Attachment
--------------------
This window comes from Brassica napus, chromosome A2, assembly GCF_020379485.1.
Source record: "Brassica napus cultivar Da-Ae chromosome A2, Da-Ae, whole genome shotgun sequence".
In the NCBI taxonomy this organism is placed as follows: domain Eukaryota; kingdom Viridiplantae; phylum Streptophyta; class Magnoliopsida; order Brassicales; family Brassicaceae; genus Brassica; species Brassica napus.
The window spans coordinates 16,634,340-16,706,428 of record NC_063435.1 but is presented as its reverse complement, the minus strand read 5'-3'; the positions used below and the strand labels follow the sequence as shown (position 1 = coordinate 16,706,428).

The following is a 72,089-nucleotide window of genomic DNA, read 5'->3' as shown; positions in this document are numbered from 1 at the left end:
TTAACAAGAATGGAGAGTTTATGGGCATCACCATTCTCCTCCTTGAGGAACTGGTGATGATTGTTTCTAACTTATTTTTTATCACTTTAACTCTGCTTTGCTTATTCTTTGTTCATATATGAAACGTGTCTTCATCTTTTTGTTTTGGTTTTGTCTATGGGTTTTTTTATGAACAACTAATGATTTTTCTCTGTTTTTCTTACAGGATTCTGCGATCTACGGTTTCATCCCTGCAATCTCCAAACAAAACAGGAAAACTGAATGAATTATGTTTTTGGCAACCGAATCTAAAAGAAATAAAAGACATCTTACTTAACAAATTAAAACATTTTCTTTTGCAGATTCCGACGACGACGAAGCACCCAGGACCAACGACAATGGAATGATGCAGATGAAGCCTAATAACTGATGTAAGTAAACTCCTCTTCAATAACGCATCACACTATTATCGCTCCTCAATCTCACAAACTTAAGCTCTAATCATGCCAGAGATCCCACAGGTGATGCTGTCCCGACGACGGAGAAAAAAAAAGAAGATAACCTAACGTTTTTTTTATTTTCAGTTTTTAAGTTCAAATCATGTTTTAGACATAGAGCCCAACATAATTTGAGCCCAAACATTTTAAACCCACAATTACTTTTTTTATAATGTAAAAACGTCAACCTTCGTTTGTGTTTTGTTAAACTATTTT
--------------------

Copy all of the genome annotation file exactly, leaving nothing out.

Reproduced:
This window comes from Brassica napus, chromosome A2, assembly GCF_020379485.1.
Source record: "Brassica napus cultivar Da-Ae chromosome A2, Da-Ae, whole genome shotgun sequence".
In the NCBI taxonomy this organism is placed as follows: domain Eukaryota; kingdom Viridiplantae; phylum Streptophyta; class Magnoliopsida; order Brassicales; family Brassicaceae; genus Brassica; species Brassica napus.
The window spans coordinates 16,634,340-16,706,428 of record NC_063435.1 but is presented as its reverse complement, the minus strand read 5'-3'; the positions used below and the strand labels follow the sequence as shown (position 1 = coordinate 16,706,428).

The following is a 72,089-nucleotide window of genomic DNA, read 5'->3' as shown; positions in this document are numbered from 1 at the left end:
TTAACAAGAATGGAGAGTTTATGGGCATCACCATTCTCCTCCTTGAGGAACTGGTGATGATTGTTTCTAACTTATTTTTTATCACTTTAACTCTGCTTTGCTTATTCTTTGTTCATATATGAAACGTGTCTTCATCTTTTTGTTTTGGTTTTGTCTATGGGTTTTTTTATGAACAACTAATGATTTTTCTCTGTTTTTCTTACAGGATTCTGCGATCTACGGTTTCATCCCTGCAATCTCCAAACAAAACAGGAAAACTGAATGAATTATGTTTTTGGCAACCGAATCTAAAAGAAATAAAAGACATCTTACTTAACAAATTAAAACATTTTCTTTTGCAGATTCCGACGACGACGAAGCACCCAGGACCAACGACAATGGAATGATGCAGATGAAGCCTAATAACTGATGTAAGTAAACTCCTCTTCAATAACGCATCACACTATTATCGCTCCTCAATCTCACAAACTTAAGCTCTAATCATGCCAGAGATCCCACAGGTGATGCTGTCCCGACGACGGAGAAAAAAAAAGAAGATAACCTAACGTTTTTTTTATTTTCAGTTTTTAAGTTCAAATCATGTTTTAGACATAGAGCCCAACATAATTTGAGCCCAAACATTTTAAACCCACAATTACTTTTTTTATAATGTAAAAACGTCAACCTTCGTTTGTGTTTTGTTAAACTATTTT